More women going to prison
New Zealand's female prison population has increased more than 150 percent since 2002 - more than half of all women inmates are Māori, and it's that alarming rise that's forced prisons to take a different tack.
The Department of Corrections Women's Strategy is their five-year plan on improving women's wellbeing and the impact of being separated from their families. Part of that has been providing women to access social workers and mental health professionals while they're in jail, recognising the high levels of trauma many of these women have faced.
"Sixty-five percent of our women have suffered some kind of trauma in their life, whether it be family violence or sexual violence, and by doing that what we can do with our women so they can go on and they can be released and they can be good mothers and role models for their children, because we're really mindful that they're raising that next generation," says Arohata Women's deputy prison director Sue Abraham.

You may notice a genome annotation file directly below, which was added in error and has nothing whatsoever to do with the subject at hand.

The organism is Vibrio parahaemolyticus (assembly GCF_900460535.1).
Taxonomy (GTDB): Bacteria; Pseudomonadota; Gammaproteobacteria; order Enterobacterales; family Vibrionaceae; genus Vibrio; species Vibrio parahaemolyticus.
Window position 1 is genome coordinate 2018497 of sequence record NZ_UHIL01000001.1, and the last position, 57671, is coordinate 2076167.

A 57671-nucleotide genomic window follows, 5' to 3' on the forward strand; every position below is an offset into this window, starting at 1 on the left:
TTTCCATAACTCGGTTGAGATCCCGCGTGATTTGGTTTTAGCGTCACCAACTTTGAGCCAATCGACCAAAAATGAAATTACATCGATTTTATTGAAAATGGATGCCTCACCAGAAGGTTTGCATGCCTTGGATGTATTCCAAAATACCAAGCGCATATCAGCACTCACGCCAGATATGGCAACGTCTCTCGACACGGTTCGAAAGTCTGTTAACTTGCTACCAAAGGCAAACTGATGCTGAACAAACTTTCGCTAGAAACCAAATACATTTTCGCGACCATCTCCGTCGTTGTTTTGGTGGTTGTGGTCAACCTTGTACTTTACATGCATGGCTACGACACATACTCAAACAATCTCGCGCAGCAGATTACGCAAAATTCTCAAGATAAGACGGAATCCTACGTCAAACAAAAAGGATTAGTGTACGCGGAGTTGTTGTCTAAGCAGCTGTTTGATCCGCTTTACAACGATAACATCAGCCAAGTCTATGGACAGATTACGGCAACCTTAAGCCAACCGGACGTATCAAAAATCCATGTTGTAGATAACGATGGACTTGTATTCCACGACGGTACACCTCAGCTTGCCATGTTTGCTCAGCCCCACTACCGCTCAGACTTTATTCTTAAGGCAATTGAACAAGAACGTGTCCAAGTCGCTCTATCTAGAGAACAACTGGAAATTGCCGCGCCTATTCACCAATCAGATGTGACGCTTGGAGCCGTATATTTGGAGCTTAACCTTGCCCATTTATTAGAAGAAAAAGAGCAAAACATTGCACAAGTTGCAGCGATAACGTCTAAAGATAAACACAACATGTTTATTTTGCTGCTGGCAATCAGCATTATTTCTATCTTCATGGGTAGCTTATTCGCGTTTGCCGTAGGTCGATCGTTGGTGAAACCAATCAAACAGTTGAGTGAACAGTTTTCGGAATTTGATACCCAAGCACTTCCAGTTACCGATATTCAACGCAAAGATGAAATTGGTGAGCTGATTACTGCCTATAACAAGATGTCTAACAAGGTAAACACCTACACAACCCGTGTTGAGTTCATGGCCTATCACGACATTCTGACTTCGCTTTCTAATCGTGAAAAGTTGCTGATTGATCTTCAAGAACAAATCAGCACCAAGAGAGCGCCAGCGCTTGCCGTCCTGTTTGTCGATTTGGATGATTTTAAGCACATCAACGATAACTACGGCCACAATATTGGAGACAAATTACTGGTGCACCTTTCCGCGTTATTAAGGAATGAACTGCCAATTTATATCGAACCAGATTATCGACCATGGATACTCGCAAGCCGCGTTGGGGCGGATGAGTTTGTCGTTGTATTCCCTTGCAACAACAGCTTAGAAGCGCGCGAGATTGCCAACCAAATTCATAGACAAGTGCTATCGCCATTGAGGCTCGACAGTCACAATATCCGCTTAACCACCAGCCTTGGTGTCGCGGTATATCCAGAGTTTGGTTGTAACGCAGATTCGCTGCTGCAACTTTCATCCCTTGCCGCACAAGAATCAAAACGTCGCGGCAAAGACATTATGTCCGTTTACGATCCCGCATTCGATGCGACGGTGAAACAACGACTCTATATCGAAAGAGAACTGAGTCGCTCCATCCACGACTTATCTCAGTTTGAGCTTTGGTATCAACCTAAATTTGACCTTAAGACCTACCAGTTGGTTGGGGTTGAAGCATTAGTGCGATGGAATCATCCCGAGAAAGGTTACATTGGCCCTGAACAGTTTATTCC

Sue says the Mothers Project has been transformational for the women.
"They're mothers and they're grandmothers, so for them to be able to maintain that connection with their whanau and their children and the wider community is a real asset, it's a gift," she says.
Where previously jailed mums like Heeni had little or no contact with their tamariki, the Mothers Project has given them a second chance.
"They helped me get in touch with the caregivers that are looking after him at the moment for me and they also printed out photos for me, so I can see him every day," Heeni adds.
"My son, he's four years old, gorgeous little boy, quite intelligent, I love him dearly, I miss him a lot."